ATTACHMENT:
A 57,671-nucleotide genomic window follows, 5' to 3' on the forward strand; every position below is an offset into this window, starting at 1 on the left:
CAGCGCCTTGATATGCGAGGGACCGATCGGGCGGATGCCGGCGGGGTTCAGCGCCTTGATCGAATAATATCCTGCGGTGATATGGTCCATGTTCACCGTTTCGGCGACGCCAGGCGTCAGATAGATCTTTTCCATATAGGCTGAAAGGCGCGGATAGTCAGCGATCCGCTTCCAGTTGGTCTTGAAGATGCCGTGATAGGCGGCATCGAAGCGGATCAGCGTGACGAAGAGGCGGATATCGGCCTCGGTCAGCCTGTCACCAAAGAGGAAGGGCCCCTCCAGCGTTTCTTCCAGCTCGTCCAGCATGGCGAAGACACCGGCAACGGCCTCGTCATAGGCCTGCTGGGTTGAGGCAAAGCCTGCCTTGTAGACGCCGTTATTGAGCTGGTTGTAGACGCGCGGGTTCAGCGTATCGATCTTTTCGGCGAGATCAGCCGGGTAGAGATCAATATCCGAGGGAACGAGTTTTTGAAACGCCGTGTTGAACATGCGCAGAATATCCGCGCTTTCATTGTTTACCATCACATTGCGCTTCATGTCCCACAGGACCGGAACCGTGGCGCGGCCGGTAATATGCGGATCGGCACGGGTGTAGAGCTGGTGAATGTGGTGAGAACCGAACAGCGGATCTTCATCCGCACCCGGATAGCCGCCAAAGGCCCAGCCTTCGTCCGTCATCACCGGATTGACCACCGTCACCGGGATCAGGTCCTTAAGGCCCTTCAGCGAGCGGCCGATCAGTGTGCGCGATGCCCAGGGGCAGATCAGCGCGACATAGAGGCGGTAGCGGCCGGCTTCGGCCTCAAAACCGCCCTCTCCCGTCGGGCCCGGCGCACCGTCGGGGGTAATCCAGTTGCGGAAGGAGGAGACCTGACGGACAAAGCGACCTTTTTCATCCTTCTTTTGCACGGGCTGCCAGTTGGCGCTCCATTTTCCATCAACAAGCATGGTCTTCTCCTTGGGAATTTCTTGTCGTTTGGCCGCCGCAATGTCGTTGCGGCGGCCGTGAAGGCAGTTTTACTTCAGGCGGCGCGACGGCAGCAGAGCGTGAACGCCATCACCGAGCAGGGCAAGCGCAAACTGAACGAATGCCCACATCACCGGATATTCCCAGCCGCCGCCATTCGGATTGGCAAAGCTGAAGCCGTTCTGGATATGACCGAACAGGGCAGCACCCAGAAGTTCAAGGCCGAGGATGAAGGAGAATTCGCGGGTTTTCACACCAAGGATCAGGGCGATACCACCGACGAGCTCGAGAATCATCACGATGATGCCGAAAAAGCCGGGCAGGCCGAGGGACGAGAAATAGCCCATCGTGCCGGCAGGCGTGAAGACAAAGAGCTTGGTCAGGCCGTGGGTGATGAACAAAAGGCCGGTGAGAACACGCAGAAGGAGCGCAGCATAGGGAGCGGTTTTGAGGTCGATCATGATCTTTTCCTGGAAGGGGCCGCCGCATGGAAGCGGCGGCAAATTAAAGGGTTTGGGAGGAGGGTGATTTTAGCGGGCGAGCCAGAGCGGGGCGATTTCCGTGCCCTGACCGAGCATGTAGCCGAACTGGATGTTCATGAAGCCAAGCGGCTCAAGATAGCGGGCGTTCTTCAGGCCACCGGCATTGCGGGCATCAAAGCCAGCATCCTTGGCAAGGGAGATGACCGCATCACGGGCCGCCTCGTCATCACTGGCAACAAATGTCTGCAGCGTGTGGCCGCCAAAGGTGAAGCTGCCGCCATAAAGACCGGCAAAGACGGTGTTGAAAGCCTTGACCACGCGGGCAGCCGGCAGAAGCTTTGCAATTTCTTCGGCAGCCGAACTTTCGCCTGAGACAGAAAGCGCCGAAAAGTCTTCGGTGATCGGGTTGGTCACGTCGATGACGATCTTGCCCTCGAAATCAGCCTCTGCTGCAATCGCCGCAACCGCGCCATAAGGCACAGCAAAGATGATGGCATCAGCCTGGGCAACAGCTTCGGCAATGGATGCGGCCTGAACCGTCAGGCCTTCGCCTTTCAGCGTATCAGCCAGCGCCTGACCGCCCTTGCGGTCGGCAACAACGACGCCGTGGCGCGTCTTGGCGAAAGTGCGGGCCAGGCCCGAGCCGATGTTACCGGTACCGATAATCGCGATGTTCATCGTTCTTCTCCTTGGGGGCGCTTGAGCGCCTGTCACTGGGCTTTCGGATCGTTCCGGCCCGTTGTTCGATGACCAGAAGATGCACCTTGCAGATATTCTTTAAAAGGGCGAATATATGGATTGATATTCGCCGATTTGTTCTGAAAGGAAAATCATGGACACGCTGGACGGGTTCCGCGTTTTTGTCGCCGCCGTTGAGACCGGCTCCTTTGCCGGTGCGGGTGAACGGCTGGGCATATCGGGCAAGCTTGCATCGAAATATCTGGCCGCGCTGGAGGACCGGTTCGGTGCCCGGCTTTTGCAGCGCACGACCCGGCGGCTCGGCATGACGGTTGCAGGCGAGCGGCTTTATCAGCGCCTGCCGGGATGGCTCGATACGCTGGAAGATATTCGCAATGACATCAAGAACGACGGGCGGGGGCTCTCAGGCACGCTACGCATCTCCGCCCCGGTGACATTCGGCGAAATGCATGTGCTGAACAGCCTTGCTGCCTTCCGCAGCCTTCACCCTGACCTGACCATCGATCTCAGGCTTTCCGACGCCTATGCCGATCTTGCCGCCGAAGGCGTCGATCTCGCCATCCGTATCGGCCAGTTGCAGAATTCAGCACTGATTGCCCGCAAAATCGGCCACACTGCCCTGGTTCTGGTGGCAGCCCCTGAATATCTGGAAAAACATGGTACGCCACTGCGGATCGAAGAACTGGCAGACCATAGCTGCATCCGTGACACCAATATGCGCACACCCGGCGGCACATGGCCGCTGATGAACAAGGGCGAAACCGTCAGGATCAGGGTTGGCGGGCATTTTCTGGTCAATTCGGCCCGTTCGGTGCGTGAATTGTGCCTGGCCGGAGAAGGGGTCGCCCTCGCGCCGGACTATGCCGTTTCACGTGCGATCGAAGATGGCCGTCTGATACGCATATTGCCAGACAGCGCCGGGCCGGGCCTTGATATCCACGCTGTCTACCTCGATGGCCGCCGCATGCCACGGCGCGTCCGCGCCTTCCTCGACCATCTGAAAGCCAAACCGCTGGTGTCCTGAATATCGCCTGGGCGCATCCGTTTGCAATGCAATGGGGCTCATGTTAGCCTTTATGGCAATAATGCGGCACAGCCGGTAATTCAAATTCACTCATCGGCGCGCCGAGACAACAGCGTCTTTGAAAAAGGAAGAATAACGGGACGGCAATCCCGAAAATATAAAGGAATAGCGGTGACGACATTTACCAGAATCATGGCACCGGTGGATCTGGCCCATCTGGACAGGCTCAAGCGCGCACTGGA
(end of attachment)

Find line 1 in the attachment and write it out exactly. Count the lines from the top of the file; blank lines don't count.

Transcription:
A 57,671-nucleotide genomic window follows, 5' to 3' on the forward strand; every position below is an offset into this window, starting at 1 on the left: